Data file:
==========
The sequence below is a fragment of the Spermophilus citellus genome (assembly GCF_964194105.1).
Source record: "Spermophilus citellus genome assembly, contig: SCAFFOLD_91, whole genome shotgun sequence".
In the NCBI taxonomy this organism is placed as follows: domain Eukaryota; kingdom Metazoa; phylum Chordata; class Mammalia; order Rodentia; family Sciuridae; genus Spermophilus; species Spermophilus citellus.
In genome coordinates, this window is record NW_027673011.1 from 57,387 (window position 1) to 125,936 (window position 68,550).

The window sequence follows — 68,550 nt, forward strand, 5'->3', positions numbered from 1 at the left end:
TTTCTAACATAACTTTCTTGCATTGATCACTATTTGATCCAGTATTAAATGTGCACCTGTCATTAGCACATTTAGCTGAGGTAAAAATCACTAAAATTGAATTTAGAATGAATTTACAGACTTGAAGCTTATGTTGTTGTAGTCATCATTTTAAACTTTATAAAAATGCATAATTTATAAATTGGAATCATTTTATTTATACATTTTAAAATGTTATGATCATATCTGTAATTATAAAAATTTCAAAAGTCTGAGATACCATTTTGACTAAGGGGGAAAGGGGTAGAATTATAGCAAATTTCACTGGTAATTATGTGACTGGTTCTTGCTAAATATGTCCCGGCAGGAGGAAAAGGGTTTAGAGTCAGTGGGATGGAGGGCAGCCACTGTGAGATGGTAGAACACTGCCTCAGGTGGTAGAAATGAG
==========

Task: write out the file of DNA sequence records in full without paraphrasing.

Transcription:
The sequence below is a fragment of the Spermophilus citellus genome (assembly GCF_964194105.1).
Source record: "Spermophilus citellus genome assembly, contig: SCAFFOLD_91, whole genome shotgun sequence".
In the NCBI taxonomy this organism is placed as follows: domain Eukaryota; kingdom Metazoa; phylum Chordata; class Mammalia; order Rodentia; family Sciuridae; genus Spermophilus; species Spermophilus citellus.
In genome coordinates, this window is record NW_027673011.1 from 57,387 (window position 1) to 125,936 (window position 68,550).

The window sequence follows — 68,550 nt, forward strand, 5'->3', positions numbered from 1 at the left end:
TTTCTAACATAACTTTCTTGCATTGATCACTATTTGATCCAGTATTAAATGTGCACCTGTCATTAGCACATTTAGCTGAGGTAAAAATCACTAAAATTGAATTTAGAATGAATTTACAGACTTGAAGCTTATGTTGTTGTAGTCATCATTTTAAACTTTATAAAAATGCATAATTTATAAATTGGAATCATTTTATTTATACATTTTAAAATGTTATGATCATATCTGTAATTATAAAAATTTCAAAAGTCTGAGATACCATTTTGACTAAGGGGGAAAGGGGTAGAATTATAGCAAATTTCACTGGTAATTATGTGACTGGTTCTTGCTAAATATGTCCCGGCAGGAGGAAAAGGGTTTAGAGTCAGTGGGATGGAGGGCAGCCACTGTGAGATGGTAGAACACTGCCTCAGGTGGTAGAAATGAG